Transposon-derived repeats in the human genome and 5-methylcytosine-associated mutations in adjacent genes
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CitationGene 2006, 370:43-50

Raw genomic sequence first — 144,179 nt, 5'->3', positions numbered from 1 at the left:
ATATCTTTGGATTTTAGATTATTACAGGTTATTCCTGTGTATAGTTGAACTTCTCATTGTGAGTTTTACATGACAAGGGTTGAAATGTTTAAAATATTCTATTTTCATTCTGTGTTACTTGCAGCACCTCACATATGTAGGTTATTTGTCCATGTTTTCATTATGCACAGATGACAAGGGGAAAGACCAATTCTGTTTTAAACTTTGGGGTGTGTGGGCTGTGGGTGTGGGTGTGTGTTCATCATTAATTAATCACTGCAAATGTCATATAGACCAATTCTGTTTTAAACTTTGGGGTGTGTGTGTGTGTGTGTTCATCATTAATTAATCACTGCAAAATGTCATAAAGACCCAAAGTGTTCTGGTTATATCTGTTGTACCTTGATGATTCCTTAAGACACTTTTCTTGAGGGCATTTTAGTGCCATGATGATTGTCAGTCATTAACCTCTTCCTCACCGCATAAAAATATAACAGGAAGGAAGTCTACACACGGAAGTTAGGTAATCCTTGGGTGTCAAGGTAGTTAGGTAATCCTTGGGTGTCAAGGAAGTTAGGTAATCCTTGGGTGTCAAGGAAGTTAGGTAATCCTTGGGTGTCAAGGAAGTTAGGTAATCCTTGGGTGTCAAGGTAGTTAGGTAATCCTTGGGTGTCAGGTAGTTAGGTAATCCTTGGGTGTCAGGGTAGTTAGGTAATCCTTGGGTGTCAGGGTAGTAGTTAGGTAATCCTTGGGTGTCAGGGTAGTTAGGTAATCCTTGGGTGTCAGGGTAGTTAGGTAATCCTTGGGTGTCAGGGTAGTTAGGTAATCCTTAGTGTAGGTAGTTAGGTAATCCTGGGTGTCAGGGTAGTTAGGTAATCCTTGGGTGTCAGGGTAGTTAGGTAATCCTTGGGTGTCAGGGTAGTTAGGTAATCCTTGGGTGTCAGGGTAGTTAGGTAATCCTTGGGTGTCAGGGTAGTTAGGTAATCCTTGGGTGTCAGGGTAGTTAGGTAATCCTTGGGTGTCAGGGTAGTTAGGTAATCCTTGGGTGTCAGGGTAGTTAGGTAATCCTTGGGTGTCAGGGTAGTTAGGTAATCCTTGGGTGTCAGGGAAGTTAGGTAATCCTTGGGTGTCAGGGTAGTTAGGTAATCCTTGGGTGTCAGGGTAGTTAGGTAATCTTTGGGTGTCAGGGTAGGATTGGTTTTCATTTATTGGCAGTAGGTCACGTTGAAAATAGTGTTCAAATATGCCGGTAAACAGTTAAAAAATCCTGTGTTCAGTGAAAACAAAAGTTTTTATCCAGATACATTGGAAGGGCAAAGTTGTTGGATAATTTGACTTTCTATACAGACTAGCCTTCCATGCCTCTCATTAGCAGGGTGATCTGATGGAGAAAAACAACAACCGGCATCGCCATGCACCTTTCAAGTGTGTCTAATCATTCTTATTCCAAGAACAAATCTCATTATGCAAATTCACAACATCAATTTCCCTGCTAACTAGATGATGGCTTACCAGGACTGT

AbstractTransposon-derived repeats (TDR) represent approximately 50% of the human genome. A transposon suppression system has been proposed to explain why transposon-derived repeats (TDR) seldom cause mutations in humans. If this system is based on DNA methylation, a correlation might exist between amount of TDR adjacent to genes and frequency of coding sequence mutations due to m5C deaminations. To test this hypothesis we selected 385 genes based on availability of accurate information on their genome structure and mutation patterns (at least 10 mutations described in the Human Gene Mutation Database (HGMD)). The CENSOR program was used to estimate amount and class of TDR for the gene region and an arbitrarily selected 1 KB from each end. We assumed all C --> T transitions to be possible 5-methylcytosine-associated mutations (MAM) and calculated the number and proportion of MAM in the 385 genes. If there is a strong correlation between methylation of certain CpX dinuclecotides and TDR we might be able to detect it despite limitations of available data for this analysis. We found statistically significant correlations between: i) TDR and number of MAM in genes (r = 0.118, p = 0.02), ii) SINE-TDR and proportion of CpG --> TpG (r = 0.11, p = 0.03); limited to MIR elements only (r = 0.14, p = 0.006), and iii) LINE-TDR and proportion of CpT --> TpT (r = 0.166, p = 0.04). The group of genes with no TDR had a statistically significant lower proportion of MAM (184/479, 0.38 vs. 6466/14524, 0.46; p = 0.009) with differences noted for CpA --> TpA (35/479, 0.073 vs. 1380/11474; p = 0.003). In addition, CpT --> TpT were least common in genes with no TDR (8/479, 0.017), intermediate in genes with TDR in genomic sequence but not mRNA (337/11474, 0.029) and most common in genes with TDR within mature mRNA (121/3050, 0.040; p for trend = 0.003). Our data suggest that TDR adjacent to genes may sometimes influence methylation of cytosines in coding sequences to a degree that it affects mutation patterns. These observations should be followed up with further database analysis and biochemical studies.
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